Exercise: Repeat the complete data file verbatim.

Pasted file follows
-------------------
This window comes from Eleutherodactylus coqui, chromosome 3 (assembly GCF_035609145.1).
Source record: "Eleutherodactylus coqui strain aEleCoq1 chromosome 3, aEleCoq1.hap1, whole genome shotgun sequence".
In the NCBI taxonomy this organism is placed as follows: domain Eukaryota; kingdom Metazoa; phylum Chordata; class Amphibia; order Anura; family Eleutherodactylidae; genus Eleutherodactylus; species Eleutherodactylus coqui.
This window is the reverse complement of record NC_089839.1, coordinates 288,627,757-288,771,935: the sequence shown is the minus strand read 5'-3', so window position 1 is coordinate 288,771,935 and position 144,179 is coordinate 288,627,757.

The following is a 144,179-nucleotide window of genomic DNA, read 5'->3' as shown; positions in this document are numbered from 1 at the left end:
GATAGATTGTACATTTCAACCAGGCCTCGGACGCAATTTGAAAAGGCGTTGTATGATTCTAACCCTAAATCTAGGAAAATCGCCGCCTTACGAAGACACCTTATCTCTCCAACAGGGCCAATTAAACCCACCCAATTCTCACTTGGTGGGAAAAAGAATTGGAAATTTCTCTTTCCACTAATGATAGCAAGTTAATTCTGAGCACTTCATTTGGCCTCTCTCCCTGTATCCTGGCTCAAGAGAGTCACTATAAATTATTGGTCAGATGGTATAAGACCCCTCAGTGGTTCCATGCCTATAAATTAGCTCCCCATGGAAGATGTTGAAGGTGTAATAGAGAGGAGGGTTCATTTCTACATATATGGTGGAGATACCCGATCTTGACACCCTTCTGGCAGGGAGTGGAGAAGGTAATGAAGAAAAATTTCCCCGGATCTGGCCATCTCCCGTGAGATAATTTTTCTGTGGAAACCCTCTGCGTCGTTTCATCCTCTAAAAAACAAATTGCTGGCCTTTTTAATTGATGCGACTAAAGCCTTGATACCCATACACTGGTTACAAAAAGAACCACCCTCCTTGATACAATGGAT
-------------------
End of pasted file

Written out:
This window comes from Eleutherodactylus coqui, chromosome 3 (assembly GCF_035609145.1).
Source record: "Eleutherodactylus coqui strain aEleCoq1 chromosome 3, aEleCoq1.hap1, whole genome shotgun sequence".
In the NCBI taxonomy this organism is placed as follows: domain Eukaryota; kingdom Metazoa; phylum Chordata; class Amphibia; order Anura; family Eleutherodactylidae; genus Eleutherodactylus; species Eleutherodactylus coqui.
This window is the reverse complement of record NC_089839.1, coordinates 288,627,757-288,771,935: the sequence shown is the minus strand read 5'-3', so window position 1 is coordinate 288,771,935 and position 144,179 is coordinate 288,627,757.

The following is a 144,179-nucleotide window of genomic DNA, read 5'->3' as shown; positions in this document are numbered from 1 at the left end:
GATAGATTGTACATTTCAACCAGGCCTCGGACGCAATTTGAAAAGGCGTTGTATGATTCTAACCCTAAATCTAGGAAAATCGCCGCCTTACGAAGACACCTTATCTCTCCAACAGGGCCAATTAAACCCACCCAATTCTCACTTGGTGGGAAAAAGAATTGGAAATTTCTCTTTCCACTAATGATAGCAAGTTAATTCTGAGCACTTCATTTGGCCTCTCTCCCTGTATCCTGGCTCAAGAGAGTCACTATAAATTATTGGTCAGATGGTATAAGACCCCTCAGTGGTTCCATGCCTATAAATTAGCTCCCCATGGAAGATGTTGAAGGTGTAATAGAGAGGAGGGTTCATTTCTACATATATGGTGGAGATACCCGATCTTGACACCCTTCTGGCAGGGAGTGGAGAAGGTAATGAAGAAAAATTTCCCCGGATCTGGCCATCTCCCGTGAGATAATTTTTCTGTGGAAACCCTCTGCGTCGTTTCATCCTCTAAAAAACAAATTGCTGGCCTTTTTAATTGATGCGACTAAAGCCTTGATACCCATACACTGGTTACAAAAAGAACCACCCTCCTTGATACAATGGAT